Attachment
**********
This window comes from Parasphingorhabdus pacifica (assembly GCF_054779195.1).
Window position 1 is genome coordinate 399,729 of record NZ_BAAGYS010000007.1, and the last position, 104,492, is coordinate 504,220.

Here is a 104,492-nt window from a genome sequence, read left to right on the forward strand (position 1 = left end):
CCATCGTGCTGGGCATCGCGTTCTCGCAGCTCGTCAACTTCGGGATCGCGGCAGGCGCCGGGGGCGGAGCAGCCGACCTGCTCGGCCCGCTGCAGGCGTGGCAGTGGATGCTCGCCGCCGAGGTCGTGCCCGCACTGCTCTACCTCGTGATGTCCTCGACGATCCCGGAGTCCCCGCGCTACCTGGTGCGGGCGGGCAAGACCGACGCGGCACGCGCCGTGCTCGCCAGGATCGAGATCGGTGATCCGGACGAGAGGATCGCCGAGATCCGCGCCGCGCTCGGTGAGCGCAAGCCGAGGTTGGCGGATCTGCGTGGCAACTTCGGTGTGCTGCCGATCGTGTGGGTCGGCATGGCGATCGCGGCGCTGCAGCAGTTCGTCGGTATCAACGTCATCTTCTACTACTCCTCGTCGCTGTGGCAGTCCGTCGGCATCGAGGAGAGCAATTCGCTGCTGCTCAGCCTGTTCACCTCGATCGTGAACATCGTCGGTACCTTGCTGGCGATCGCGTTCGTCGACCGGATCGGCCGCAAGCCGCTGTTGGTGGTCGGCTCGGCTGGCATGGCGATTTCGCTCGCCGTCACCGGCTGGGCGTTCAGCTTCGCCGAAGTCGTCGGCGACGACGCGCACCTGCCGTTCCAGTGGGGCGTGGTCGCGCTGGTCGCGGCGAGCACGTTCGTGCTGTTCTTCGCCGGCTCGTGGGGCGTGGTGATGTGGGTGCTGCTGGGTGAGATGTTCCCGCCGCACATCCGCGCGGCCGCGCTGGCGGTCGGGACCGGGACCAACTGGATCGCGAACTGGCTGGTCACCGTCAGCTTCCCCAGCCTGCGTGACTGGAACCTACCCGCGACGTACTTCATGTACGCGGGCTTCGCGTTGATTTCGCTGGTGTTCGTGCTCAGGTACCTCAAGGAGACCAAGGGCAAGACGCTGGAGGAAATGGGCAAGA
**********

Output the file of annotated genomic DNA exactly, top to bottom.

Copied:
This window comes from Parasphingorhabdus pacifica (assembly GCF_054779195.1).
Window position 1 is genome coordinate 399,729 of record NZ_BAAGYS010000007.1, and the last position, 104,492, is coordinate 504,220.

Here is a 104,492-nt window from a genome sequence, read left to right on the forward strand (position 1 = left end):
CCATCGTGCTGGGCATCGCGTTCTCGCAGCTCGTCAACTTCGGGATCGCGGCAGGCGCCGGGGGCGGAGCAGCCGACCTGCTCGGCCCGCTGCAGGCGTGGCAGTGGATGCTCGCCGCCGAGGTCGTGCCCGCACTGCTCTACCTCGTGATGTCCTCGACGATCCCGGAGTCCCCGCGCTACCTGGTGCGGGCGGGCAAGACCGACGCGGCACGCGCCGTGCTCGCCAGGATCGAGATCGGTGATCCGGACGAGAGGATCGCCGAGATCCGCGCCGCGCTCGGTGAGCGCAAGCCGAGGTTGGCGGATCTGCGTGGCAACTTCGGTGTGCTGCCGATCGTGTGGGTCGGCATGGCGATCGCGGCGCTGCAGCAGTTCGTCGGTATCAACGTCATCTTCTACTACTCCTCGTCGCTGTGGCAGTCCGTCGGCATCGAGGAGAGCAATTCGCTGCTGCTCAGCCTGTTCACCTCGATCGTGAACATCGTCGGTACCTTGCTGGCGATCGCGTTCGTCGACCGGATCGGCCGCAAGCCGCTGTTGGTGGTCGGCTCGGCTGGCATGGCGATTTCGCTCGCCGTCACCGGCTGGGCGTTCAGCTTCGCCGAAGTCGTCGGCGACGACGCGCACCTGCCGTTCCAGTGGGGCGTGGTCGCGCTGGTCGCGGCGAGCACGTTCGTGCTGTTCTTCGCCGGCTCGTGGGGCGTGGTGATGTGGGTGCTGCTGGGTGAGATGTTCCCGCCGCACATCCGCGCGGCCGCGCTGGCGGTCGGGACCGGGACCAACTGGATCGCGAACTGGCTGGTCACCGTCAGCTTCCCCAGCCTGCGTGACTGGAACCTACCCGCGACGTACTTCATGTACGCGGGCTTCGCGTTGATTTCGCTGGTGTTCGTGCTCAGGTACCTCAAGGAGACCAAGGGCAAGACGCTGGAGGAAATGGGCAAGA